Badger Coulee Transmission Line to travel through northern route

Town of Holland chair calls it 'foolish decision'

The Wisconsin Public Service Commission (PSC) voted Thursday to approve the Badger Coulee Transmission Line Project, selecting the northern route through the Town of Holland.

The 345-kilovolt high-voltage transmission line will connect to the CapX2020 line at the Briggs Road Substation in Holmen, travel north to Black River Falls, and follow the I-94 corridor to Madison. (The blue line in the above image shows the approved route from a previously released map.)

The project is estimated to cost up to $580 million.

“This foolish decision was short-sighted but the harm to our community will be permanent,” Town of Holland Chair David Carlson said.

Carlson said the Town is “disappointed and shocked with the decision” that the PSC approved the P-East route.  The Town of Holland continues to argue that the Badger Coulee Transmission Line was not needed, stating that “long-term research and learning in energy efficiency is now paying dividends in the form of reduced electrical growth and even falling electrical use.”

“The Commission had the opportunity to allow investment in our communities that would keep dollars here, in Wisconsin, where they belong.  Instead it decided to approve a power line that will pump money out of our state and leave us with a legacy of permanent blight and ugliness,” Carlson said.

Even though Onalaska won’t be affected by the new transmission line, they understand the frustration by communities that are impacted by the project.

“We would prefer that this power line just not happen so we had a half victory today. you know, I really feel for the Town of Holland because I know how I’d feel,” Onalaska Mayor Joe Chilsen said.

Senator Jennifer Shilling released the following statement:

“I appreciate all of the testimony and public input from individuals, local businesses and community organizations throughout this process. Over the past four years, I have joined a bipartisan group of legislators to repeatedly request that the PSC complete a full needs assessment of the project and provide more opportunities for the public to take part in the process. I am disappointed that our requests were not met and encourage more opportunities for public input moving forward.
“Our state’s energy infrastructure and sustainability efforts are critically important to local communities and the future of our state. As we continue to discuss and debate the direction of Wisconsin’s energy future, I hope that local residents will remain engaged in the decision-making process.”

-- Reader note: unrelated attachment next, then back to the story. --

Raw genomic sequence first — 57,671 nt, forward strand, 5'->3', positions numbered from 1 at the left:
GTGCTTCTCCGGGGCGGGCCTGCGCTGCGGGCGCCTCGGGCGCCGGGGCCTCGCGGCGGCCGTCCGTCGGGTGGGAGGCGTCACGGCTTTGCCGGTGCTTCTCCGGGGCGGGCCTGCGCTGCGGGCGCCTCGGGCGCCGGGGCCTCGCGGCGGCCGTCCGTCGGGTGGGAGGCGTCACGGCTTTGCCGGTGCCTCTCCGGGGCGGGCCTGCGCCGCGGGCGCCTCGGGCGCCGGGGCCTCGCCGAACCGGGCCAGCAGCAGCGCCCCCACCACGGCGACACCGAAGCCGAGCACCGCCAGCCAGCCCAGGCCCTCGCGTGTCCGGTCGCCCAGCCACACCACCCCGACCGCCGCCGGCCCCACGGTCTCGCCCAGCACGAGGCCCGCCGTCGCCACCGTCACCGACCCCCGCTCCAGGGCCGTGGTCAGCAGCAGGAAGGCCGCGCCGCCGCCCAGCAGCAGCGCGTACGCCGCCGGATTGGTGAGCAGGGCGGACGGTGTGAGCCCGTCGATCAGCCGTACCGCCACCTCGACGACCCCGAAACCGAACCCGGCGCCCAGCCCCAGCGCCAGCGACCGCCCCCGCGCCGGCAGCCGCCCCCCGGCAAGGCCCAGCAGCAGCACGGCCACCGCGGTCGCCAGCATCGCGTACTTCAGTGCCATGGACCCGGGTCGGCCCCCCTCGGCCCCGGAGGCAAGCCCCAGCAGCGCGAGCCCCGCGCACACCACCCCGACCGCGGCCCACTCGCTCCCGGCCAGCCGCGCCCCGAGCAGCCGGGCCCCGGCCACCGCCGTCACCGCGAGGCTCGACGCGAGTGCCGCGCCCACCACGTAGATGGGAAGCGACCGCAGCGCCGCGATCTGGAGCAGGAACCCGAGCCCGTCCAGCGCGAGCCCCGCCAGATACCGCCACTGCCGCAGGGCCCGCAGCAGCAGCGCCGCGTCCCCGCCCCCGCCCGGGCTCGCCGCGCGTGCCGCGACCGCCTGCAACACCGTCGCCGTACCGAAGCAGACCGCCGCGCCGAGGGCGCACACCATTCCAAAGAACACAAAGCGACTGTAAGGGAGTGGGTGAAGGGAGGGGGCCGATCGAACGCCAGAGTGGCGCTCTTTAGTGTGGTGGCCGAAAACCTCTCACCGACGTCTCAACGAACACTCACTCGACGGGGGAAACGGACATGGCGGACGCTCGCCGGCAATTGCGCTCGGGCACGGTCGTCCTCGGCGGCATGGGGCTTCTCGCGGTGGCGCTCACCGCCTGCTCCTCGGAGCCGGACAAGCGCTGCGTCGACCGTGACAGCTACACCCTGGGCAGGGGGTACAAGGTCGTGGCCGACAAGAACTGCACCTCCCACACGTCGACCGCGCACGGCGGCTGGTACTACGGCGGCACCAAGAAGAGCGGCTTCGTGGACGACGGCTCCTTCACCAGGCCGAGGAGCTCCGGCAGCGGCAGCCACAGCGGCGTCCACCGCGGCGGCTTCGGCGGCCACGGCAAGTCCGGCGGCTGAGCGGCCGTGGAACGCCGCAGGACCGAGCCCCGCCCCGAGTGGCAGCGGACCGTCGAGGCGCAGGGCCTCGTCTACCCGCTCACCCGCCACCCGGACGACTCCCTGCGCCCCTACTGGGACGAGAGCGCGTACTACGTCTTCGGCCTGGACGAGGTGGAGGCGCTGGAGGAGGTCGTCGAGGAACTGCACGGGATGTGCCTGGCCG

Rep. Steve Doyle released the following statement:

“As the representative for the 94th Assembly District, my constituents and I have been watching this case very closely. The two proposed alternatives both crossed through this district, with the northern route going through the Town of Holland and the southern route intersecting the City of Onalaska.

“I am disappointed that the people who are going to be affected didn’t get a greater and more meaningful opportunity to influence the outcome. The residents of the 94th Assembly District have been very vocal in their concerns regarding the project and I am grateful that they continually included me in their communications to the PSC.

“I am proud to have joined with my legislative colleagues to repeatedly ask the PSC for a full needs assessment on this project, which would have opened the door for even more public input in the process. Unfortunately, this request was not met but I hope that it will not discourage the public from continuing to take part in these proceedings.

“As we move into the 21st century, it is more important than ever that we ensure that our energy infrastructure is strong. The debate on Wisconsin’s energy future is far from over and I hope that my constituents will continue to play such an active role.”

Joe Kruse, CAO of Mayo Clinic Health System Franciscan Healthcare, released the following statement:

“Mayo Clinic Health System – Franciscan Healthcare would like to thank the Public Service Commission for its thoroughness in making this decision. As a large consumer of energy, we are supportive of efforts to meet future energy needs of the Midwest. Our concern about the “west” option (which routes through Onalaska) was its potential to impede emergency and patient flow to and from the Sand Lake Road parcel, which is under development for a future care facility. We look forward to moving forward with developing plans that will create smooth entrance and exit for patients.”